After having watched Food, Inc. a little while back we decided to mend our ways: spend a bit more on our meats and, at the same time, cut back a little on our overall meat consumption. At the moment we are just a few bucks shy of the hoped-for zero sum game, which is perfectly fine by us.

It isn’t the easiest movie to stomach, watch it anyway!

The movie made quite the impression on us and, following a bit of online research (?), we were quite surprised to discover that the farm featured in the movie as one of the positive examples in modern agriculture is just around the corner (alright, a bit of a “large” corner, but close enough) from where we live.

The intro from their own website describes it quite aptly: Polyface, Inc. is a family owned, multi-generational, pasture-based, beyond organic, local-market farm and informational outreach in Virginia’s Shenandoah Valley.’

Joel Salatin and his family run Polyface Farms

Not only is Polyface Farms located in Virginia, there is even a buying club, aptly named Polyface Yum, where like-minded folks have come together to make it easier to purchase Polyface Farms products without having to undertake a grueling car journey. Simply visit the site, create an account, place your order, show up on the pick-up date, bring money, load up your order, done.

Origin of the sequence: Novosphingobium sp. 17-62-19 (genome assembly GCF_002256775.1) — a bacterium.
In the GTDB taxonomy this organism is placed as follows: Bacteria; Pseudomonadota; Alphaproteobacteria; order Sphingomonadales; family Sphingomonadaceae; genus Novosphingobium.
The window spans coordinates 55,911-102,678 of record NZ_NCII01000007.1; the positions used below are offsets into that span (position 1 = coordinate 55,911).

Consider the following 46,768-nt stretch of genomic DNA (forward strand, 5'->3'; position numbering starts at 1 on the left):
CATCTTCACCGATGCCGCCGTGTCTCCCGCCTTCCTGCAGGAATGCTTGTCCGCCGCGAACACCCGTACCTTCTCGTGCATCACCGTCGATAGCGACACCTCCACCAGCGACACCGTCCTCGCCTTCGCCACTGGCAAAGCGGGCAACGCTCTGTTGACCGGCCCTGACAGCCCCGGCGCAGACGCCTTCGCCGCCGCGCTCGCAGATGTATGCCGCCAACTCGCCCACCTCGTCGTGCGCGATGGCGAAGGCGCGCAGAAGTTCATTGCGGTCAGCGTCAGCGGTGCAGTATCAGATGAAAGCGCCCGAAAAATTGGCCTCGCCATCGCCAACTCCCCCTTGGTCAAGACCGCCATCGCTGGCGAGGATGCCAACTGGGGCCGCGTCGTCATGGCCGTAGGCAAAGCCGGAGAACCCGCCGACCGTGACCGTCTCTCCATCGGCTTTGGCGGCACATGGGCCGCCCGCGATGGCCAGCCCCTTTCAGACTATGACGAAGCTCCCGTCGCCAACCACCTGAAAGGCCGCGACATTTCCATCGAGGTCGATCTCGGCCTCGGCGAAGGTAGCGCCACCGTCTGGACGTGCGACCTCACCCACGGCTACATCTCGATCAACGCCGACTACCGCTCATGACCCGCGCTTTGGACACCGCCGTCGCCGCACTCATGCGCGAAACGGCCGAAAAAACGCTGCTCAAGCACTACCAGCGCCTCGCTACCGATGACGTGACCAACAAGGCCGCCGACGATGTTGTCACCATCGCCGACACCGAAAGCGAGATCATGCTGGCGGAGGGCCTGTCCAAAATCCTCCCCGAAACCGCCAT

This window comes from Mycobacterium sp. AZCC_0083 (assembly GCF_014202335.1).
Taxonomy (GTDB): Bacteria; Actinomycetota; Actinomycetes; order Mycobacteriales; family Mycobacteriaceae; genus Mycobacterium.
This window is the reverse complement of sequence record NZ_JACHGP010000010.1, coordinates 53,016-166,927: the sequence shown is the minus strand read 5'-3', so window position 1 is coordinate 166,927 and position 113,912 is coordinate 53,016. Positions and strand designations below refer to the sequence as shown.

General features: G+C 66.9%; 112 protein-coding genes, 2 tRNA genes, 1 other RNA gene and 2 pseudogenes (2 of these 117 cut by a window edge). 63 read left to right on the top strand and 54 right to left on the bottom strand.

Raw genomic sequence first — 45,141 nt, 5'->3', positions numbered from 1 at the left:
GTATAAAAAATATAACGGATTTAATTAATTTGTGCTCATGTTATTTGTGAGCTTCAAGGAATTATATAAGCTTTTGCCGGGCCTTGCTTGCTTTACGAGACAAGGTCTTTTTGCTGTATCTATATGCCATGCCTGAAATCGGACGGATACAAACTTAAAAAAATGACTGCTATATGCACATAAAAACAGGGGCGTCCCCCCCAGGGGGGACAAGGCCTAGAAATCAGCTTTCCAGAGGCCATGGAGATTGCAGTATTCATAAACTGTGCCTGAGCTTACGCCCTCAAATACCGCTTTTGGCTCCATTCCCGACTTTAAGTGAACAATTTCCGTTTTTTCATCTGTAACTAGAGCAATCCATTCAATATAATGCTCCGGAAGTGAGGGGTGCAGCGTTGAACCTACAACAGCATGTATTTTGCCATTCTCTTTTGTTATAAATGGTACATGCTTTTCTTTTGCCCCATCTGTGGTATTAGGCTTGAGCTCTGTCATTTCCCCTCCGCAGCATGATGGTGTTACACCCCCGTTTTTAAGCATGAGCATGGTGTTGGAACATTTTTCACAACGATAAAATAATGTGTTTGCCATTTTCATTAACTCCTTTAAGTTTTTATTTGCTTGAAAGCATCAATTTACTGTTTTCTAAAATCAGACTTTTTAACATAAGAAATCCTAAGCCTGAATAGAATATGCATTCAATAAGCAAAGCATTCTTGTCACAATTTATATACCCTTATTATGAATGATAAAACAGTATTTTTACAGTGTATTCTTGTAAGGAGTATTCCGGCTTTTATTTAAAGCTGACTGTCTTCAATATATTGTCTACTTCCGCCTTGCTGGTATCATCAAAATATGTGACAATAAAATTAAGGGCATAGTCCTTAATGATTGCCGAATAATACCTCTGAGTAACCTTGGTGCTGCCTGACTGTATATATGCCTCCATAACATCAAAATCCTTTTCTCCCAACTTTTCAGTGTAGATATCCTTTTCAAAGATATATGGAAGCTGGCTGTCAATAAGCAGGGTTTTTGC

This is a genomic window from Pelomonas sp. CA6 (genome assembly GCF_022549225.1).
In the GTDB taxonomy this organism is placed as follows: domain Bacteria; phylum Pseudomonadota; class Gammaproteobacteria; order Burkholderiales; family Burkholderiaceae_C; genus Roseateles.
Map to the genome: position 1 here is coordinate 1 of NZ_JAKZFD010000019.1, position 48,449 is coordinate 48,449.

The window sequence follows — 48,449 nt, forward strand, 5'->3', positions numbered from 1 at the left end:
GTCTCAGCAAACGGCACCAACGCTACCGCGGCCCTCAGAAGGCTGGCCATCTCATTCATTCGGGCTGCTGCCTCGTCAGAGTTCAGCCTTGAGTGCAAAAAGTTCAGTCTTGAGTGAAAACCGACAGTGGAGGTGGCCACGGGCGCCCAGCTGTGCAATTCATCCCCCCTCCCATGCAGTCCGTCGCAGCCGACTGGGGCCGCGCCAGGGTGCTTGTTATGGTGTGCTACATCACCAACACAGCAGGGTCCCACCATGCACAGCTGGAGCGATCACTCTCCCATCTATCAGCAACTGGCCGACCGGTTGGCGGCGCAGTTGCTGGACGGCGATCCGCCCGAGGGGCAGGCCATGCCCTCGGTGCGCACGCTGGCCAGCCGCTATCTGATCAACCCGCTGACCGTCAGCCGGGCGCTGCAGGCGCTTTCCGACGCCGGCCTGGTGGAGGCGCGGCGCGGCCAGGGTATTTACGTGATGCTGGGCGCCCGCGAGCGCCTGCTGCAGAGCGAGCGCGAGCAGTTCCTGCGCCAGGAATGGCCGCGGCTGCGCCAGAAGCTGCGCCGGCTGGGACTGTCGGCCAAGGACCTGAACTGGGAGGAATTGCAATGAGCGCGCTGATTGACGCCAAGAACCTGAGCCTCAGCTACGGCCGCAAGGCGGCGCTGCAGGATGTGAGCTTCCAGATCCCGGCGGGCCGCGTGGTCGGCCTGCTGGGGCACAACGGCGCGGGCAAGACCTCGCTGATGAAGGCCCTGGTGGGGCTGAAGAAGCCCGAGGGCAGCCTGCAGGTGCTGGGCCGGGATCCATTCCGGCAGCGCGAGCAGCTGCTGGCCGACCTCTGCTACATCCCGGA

Having used the service once now (they come to each town just once every 6 weeks), I can say little more but that everything worked flawlessly – a brilliant idea ably executed.

So, now we too do our (admittedly) tiny part to heal the planet; one Schnitzel at a time. It may not be earth-shattering, and at times it may even be a bit of a nuisance, but if you have seen Food, Inc. I have got little doubt that you will agree with us.

It is either ‘become a vegetarian’ or ‘put a bit more effort in’. And since pork fat still doeth rule the day, buying Polyface meats is definitely worth the expenditure.